Impact of space weather on aviation
The Network Manager has identified space weather as a potential problem for European air traffic management, given that it is capable of disrupting aviation’s communications, navigation and surveillance systems.
Impact of space weather on space- and ground-based technology
Space weather - solar activity and solar wind in the magnetosphere, ionosphere and thermosphere - can affect the performance and reliability of both space- and ground-based technology. Satellites, radio communications and even electrical power grids can be damaged by space weather. Increased radiation as a result of space weather can potentially affect flight crews, especially at higher latitudes.
Solar activity cycles
Solar eruptions can affect the earth and are more likely to occur during or just after periods of high solar activity. Solar activity has cycles of roughly eleven years and we are in one right now. The current period started in 2011 and will end in 2017.
Impact on satellites
Satellites are, unsurprisingly, vulnerable to space weather. Solar energetic particles emitted by the sun can hit satellites and cause their electronic systems to fail. Geomagnetic storms and an increase in extreme ultraviolet radiation expand the earth’s atmosphere and increase drag on low orbit satellites, making them less reliable.
Satellites have been lost - in 1989 and 2003 - because of space weather. If we have exceedingly bad space weather, experts have estimated that we could lose around half of our satellites. This would mean that we could no longer use satellite systems for navigation and surveillance.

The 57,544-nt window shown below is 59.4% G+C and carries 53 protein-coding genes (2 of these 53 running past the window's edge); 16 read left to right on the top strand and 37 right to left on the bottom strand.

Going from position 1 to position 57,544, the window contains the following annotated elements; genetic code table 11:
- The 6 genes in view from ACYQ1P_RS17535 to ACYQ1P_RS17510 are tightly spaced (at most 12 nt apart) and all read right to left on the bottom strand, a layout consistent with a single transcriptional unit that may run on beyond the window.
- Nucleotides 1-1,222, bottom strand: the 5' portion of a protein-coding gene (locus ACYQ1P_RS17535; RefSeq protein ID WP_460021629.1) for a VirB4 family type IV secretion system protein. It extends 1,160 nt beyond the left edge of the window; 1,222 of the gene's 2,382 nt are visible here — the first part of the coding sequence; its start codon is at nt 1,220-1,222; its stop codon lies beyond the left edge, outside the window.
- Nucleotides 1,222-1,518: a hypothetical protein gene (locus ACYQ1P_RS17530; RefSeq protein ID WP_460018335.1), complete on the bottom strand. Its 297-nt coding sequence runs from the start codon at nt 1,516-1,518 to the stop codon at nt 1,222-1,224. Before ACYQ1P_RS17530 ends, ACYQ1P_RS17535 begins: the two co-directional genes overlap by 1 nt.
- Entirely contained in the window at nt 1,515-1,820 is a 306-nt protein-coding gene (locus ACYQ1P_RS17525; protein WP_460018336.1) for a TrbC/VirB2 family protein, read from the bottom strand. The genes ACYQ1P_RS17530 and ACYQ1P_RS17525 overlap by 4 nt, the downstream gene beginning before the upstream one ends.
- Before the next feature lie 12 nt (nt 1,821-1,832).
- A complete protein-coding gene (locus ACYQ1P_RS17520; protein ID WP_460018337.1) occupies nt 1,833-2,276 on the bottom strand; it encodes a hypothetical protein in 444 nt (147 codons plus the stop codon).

Magnetic and solar storms
Magnetic storms can affect electrical power grids. They cause transformer saturation which reduces or distorts voltage. This can lead to transformer failure and power grid collapse. The loss of a transformer is serious: they take eighteen months to replace. In March 1989, this happened to the Quebec power grid: its long lines and static transformers made it particularly sensitive and it collapsed, leading to a nine-hour blackout and power supply problems which persisted for some time afterwards.
Space weather can affect communications, too. Solar disruptions can affect radio, especially HF (high frequency). Power failure and induced current in telecommunications grids could knock out internet access and telephones.
Solar storms can create unusually high levels of ionising radiation - up to a hundred times higher than usual. This can affect flight crews and passengers, but radiation can also impact on electronics and aircraft avionics.
Keeping a close watch
The Network Manager is in touch with specialist agencies and organisations which can give early warnings and expert information. It is keeping a close watch on the situation and ready to take instant action if anything happens.
Special dossier on crisis management
To see what the role of the Network Manager is in managing crisis, check out our special dossier here.
For more information on space weather, check out the space weather prediction center website.